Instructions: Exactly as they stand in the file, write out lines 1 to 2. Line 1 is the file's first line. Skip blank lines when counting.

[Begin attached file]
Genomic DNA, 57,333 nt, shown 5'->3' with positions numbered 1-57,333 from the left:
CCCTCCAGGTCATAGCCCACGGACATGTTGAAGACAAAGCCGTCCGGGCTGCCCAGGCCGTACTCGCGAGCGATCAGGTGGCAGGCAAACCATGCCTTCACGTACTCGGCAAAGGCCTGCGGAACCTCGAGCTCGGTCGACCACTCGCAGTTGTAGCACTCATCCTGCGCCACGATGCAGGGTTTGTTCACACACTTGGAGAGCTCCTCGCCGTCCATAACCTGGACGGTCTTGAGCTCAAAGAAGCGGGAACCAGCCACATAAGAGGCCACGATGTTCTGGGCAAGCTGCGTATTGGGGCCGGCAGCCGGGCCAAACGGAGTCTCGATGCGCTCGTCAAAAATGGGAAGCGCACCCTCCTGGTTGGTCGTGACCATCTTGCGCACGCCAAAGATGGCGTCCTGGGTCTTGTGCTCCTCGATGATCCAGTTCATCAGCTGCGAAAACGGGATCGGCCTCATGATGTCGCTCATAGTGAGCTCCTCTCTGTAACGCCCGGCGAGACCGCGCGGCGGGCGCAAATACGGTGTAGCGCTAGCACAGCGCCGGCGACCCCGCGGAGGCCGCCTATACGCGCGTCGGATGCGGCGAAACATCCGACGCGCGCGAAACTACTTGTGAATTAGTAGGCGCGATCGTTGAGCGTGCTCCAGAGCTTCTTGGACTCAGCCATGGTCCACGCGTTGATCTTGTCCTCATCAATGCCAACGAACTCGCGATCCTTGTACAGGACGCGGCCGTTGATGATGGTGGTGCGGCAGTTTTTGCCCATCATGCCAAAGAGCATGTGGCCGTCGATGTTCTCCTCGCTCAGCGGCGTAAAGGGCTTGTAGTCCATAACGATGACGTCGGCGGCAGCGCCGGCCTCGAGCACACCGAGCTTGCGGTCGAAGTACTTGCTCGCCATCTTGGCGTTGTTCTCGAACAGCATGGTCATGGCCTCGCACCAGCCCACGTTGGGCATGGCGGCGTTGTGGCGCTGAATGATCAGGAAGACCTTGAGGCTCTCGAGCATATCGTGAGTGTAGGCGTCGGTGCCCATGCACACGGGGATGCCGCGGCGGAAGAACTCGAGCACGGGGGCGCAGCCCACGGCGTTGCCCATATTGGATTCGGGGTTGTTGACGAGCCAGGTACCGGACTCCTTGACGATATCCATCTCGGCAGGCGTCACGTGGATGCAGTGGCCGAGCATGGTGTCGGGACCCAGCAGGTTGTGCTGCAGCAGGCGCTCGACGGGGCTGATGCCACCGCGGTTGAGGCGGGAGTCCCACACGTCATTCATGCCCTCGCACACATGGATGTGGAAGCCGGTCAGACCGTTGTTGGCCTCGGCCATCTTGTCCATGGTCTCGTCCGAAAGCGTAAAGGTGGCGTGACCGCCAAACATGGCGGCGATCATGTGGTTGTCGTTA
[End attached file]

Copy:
Genomic DNA, 57,333 nt, shown 5'->3' with positions numbered 1-57,333 from the left:
CCCTCCAGGTCATAGCCCACGGACATGTTGAAGACAAAGCCGTCCGGGCTGCCCAGGCCGTACTCGCGAGCGATCAGGTGGCAGGCAAACCATGCCTTCACGTACTCGGCAAAGGCCTGCGGAACCTCGAGCTCGGTCGACCACTCGCAGTTGTAGCACTCATCCTGCGCCACGATGCAGGGTTTGTTCACACACTTGGAGAGCTCCTCGCCGTCCATAACCTGGACGGTCTTGAGCTCAAAGAAGCGGGAACCAGCCACATAAGAGGCCACGATGTTCTGGGCAAGCTGCGTATTGGGGCCGGCAGCCGGGCCAAACGGAGTCTCGATGCGCTCGTCAAAAATGGGAAGCGCACCCTCCTGGTTGGTCGTGACCATCTTGCGCACGCCAAAGATGGCGTCCTGGGTCTTGTGCTCCTCGATGATCCAGTTCATCAGCTGCGAAAACGGGATCGGCCTCATGATGTCGCTCATAGTGAGCTCCTCTCTGTAACGCCCGGCGAGACCGCGCGGCGGGCGCAAATACGGTGTAGCGCTAGCACAGCGCCGGCGACCCCGCGGAGGCCGCCTATACGCGCGTCGGATGCGGCGAAACATCCGACGCGCGCGAAACTACTTGTGAATTAGTAGGCGCGATCGTTGAGCGTGCTCCAGAGCTTCTTGGACTCAGCCATGGTCCACGCGTTGATCTTGTCCTCATCAATGCCAACGAACTCGCGATCCTTGTACAGGACGCGGCCGTTGATGATGGTGGTGCGGCAGTTTTTGCCCATCATGCCAAAGAGCATGTGGCCGTCGATGTTCTCCTCGCTCAGCGGCGTAAAGGGCTTGTAGTCCATAACGATGACGTCGGCGGCAGCGCCGGCCTCGAGCACACCGAGCTTGCGGTCGAAGTACTTGCTCGCCATCTTGGCGTTGTTCTCGAACAGCATGGTCATGGCCTCGCACCAGCCCACGTTGGGCATGGCGGCGTTGTGGCGCTGAATGATCAGGAAGACCTTGAGGCTCTCGAGCATATCGTGAGTGTAGGCGTCGGTGCCCATGCACACGGGGATGCCGCGGCGGAAGAACTCGAGCACGGGGGCGCAGCCCACGGCGTTGCCCATATTGGATTCGGGGTTGTTGACGAGCCAGGTACCGGACTCCTTGACGATATCCATCTCGGCAGGCGTCACGTGGATGCAGTGGCCGAGCATGGTGTCGGGACCCAGCAGGTTGTGCTGCAGCAGGCGCTCGACGGGGCTGATGCCACCGCGGTTGAGGCGGGAGTCCCACACGTCATTCATGCCCTCGCACACATGGATGTGGAAGCCGGTCAGACCGTTGTTGGCCTCGGCCATCTTGTCCATGGTCTCGTCCGAAAGCGTAAAGGTGGCGTGACCGCCAAACATGGCGGCGATCATGTGGTTGTCGTTA